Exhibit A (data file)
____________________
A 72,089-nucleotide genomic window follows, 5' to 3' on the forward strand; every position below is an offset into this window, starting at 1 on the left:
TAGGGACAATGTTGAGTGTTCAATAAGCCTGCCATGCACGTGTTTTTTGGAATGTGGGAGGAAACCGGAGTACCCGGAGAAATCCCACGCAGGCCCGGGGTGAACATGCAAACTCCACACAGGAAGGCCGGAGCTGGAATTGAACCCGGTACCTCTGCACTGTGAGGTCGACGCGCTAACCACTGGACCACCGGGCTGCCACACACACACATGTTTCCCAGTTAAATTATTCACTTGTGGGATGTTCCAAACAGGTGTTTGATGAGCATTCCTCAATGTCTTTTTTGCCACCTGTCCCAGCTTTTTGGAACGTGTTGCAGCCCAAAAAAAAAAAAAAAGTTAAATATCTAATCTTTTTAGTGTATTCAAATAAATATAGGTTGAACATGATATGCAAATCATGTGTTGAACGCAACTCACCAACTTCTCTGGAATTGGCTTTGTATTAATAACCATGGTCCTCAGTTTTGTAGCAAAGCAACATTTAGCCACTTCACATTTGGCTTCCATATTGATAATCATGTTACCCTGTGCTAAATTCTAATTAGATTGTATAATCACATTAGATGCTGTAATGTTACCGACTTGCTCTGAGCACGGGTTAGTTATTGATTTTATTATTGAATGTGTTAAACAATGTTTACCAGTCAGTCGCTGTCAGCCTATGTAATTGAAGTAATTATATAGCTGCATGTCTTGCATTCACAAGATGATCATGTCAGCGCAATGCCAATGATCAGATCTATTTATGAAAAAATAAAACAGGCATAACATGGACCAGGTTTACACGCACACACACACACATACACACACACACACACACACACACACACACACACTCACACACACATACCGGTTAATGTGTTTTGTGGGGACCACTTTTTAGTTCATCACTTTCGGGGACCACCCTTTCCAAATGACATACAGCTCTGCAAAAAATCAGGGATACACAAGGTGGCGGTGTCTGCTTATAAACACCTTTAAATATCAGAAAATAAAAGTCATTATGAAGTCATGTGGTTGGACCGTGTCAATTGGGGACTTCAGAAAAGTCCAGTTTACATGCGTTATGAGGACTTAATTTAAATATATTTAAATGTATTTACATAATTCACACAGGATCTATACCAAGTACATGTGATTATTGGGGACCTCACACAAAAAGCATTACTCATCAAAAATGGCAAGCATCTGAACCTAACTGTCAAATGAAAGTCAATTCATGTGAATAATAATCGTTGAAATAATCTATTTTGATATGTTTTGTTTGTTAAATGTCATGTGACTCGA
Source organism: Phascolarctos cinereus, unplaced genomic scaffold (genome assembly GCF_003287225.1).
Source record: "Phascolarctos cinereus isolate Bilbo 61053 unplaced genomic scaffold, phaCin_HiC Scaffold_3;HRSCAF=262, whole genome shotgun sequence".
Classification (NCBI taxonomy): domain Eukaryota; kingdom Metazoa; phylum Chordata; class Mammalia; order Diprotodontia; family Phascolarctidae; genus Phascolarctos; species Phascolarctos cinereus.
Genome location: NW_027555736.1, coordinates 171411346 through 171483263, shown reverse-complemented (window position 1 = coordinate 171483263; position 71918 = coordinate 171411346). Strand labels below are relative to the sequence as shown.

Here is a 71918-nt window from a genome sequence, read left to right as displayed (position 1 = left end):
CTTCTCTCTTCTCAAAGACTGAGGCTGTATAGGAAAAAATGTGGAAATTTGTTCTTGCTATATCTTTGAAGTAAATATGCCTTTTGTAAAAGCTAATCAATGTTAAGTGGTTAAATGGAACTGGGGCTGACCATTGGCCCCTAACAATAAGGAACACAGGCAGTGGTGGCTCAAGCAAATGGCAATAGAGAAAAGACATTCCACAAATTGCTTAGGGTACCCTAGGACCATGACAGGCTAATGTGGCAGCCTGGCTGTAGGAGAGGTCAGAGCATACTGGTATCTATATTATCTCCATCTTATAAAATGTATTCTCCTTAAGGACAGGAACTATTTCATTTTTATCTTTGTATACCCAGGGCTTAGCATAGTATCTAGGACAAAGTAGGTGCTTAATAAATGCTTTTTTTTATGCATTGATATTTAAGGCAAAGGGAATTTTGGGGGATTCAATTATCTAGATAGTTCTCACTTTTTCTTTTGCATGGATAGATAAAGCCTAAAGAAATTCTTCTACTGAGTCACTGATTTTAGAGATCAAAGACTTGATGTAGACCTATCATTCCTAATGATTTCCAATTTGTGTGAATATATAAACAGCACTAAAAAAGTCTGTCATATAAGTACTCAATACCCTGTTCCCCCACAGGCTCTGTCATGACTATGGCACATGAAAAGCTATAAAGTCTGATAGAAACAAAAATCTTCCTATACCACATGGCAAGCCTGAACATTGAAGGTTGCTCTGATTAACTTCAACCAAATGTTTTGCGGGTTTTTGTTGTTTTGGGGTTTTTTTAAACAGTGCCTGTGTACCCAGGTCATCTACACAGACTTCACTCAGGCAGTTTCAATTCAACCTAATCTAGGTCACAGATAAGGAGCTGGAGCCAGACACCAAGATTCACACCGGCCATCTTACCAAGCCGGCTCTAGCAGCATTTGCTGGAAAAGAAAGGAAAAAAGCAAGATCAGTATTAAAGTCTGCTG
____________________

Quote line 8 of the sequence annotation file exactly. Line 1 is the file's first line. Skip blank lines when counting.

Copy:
CTTCTCTCTTCTCAAAGACTGAGGCTGTATAGGAAAAAATGTGGAAATTTGTTCTTGCTATATCTTTGAAGTAAATATGCCTTTTGTAAAAGCTAATCAATGTTAAGTGGTTAAATGGAACTGGGGCTGACCATTGGCCCCTAACAATAAGGAACACAGGCAGTGGTGGCTCAAGCAAATGGCAATAGAGAAAAGACATTCCACAAATTGCTTAGGGTACCCTAGGACCATGACAGGCTAATGTGGCAGCCTGGCTGTAGGAGAGGTCAGAGCATACTGGTATCTATATTATCTCCATCTTATAAAATGTATTCTCCTTAAGGACAGGAACTATTTCATTTTTATCTTTGTATACCCAGGGCTTAGCATAGTATCTAGGACAAAGTAGGTGCTTAATAAATGCTTTTTTTTATGCATTGATATTTAAGGCAAAGGGAATTTTGGGGGATTCAATTATCTAGATAGTTCTCACTTTTTCTTTTGCATGGATAGATAAAGCCTAAAGAAATTCTTCTACTGAGTCACTGATTTTAGAGATCAAAGACTTGATGTAGACCTATCATTCCTAATGATTTCCAATTTGTGTGAATATATAAACAGCACTAAAAAAGTCTGTCATATAAGTACTCAATACCCTGTTCCCCCACAGGCTCTGTCATGACTATGGCACATGAAAAGCTATAAAGTCTGATAGAAACAAAAATCTTCCTATACCACATGGCAAGCCTGAACATTGAAGGTTGCTCTGATTAACTTCAACCAAATGTTTTGCGGGTTTTTGTTGTTTTGGGGTTTTTTTAAACAGTGCCTGTGTACCCAGGTCATCTACACAGACTTCACTCAGGCAGTTTCAATTCAACCTAATCTAGGTCACAGATAAGGAGCTGGAGCCAGACACCAAGATTCACACCGGCCATCTTACCAAGCCGGCTCTAGCAGCATTTGCTGGAAAAGAAAGGAAAAAAGCAAGATCAGTATTAAAGTCTGCTG